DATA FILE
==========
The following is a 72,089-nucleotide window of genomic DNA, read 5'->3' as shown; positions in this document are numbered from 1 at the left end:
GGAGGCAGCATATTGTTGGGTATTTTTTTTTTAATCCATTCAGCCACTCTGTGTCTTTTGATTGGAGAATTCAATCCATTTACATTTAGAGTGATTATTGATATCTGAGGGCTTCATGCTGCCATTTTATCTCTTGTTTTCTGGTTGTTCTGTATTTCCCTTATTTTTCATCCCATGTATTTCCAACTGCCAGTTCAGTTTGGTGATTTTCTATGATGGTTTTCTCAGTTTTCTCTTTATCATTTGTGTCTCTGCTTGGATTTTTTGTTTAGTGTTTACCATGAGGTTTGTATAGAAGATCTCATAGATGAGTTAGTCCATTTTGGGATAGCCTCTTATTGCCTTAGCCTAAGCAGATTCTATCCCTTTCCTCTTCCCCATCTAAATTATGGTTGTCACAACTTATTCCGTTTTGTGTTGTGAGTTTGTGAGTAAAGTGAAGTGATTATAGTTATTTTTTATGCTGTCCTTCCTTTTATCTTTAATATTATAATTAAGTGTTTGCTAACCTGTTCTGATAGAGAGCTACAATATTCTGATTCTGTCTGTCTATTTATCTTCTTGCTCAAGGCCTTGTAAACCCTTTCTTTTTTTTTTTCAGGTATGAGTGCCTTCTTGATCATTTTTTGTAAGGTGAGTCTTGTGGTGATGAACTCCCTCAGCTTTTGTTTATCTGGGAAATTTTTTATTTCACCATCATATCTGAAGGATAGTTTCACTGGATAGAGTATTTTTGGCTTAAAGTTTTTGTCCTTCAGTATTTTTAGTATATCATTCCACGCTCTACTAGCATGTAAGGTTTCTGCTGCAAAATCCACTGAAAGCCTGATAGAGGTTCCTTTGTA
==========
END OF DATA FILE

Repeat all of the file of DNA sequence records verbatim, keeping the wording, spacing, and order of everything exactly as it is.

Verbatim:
The following is a 72,089-nucleotide window of genomic DNA, read 5'->3' as shown; positions in this document are numbered from 1 at the left end:
GGAGGCAGCATATTGTTGGGTATTTTTTTTTTAATCCATTCAGCCACTCTGTGTCTTTTGATTGGAGAATTCAATCCATTTACATTTAGAGTGATTATTGATATCTGAGGGCTTCATGCTGCCATTTTATCTCTTGTTTTCTGGTTGTTCTGTATTTCCCTTATTTTTCATCCCATGTATTTCCAACTGCCAGTTCAGTTTGGTGATTTTCTATGATGGTTTTCTCAGTTTTCTCTTTATCATTTGTGTCTCTGCTTGGATTTTTTGTTTAGTGTTTACCATGAGGTTTGTATAGAAGATCTCATAGATGAGTTAGTCCATTTTGGGATAGCCTCTTATTGCCTTAGCCTAAGCAGATTCTATCCCTTTCCTCTTCCCCATCTAAATTATGGTTGTCACAACTTATTCCGTTTTGTGTTGTGAGTTTGTGAGTAAAGTGAAGTGATTATAGTTATTTTTTATGCTGTCCTTCCTTTTATCTTTAATATTATAATTAAGTGTTTGCTAACCTGTTCTGATAGAGAGCTACAATATTCTGATTCTGTCTGTCTATTTATCTTCTTGCTCAAGGCCTTGTAAACCCTTTCTTTTTTTTTTTCAGGTATGAGTGCCTTCTTGATCATTTTTTGTAAGGTGAGTCTTGTGGTGATGAACTCCCTCAGCTTTTGTTTATCTGGGAAATTTTTTATTTCACCATCATATCTGAAGGATAGTTTCACTGGATAGAGTATTTTTGGCTTAAAGTTTTTGTCCTTCAGTATTTTTAGTATATCATTCCACGCTCTACTAGCATGTAAGGTTTCTGCTGCAAAATCCACTGAAAGCCTGATAGAGGTTCCTTTGTA